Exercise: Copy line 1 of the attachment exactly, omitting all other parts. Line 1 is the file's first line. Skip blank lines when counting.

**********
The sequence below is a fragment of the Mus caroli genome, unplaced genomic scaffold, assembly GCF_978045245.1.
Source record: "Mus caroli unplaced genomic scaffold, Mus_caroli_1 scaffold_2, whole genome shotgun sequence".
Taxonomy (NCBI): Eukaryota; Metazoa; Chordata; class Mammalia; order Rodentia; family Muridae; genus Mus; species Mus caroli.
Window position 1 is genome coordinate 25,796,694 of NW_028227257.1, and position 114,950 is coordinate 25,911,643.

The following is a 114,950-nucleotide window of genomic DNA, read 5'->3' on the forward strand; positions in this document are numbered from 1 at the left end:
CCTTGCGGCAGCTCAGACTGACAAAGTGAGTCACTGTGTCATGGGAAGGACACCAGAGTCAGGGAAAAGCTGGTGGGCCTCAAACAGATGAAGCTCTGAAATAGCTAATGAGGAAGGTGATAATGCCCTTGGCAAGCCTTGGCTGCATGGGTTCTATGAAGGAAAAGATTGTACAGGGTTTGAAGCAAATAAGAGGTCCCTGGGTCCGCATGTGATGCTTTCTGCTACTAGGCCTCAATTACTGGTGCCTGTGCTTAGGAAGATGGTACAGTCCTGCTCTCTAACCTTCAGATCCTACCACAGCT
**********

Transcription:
The sequence below is a fragment of the Mus caroli genome, unplaced genomic scaffold, assembly GCF_978045245.1.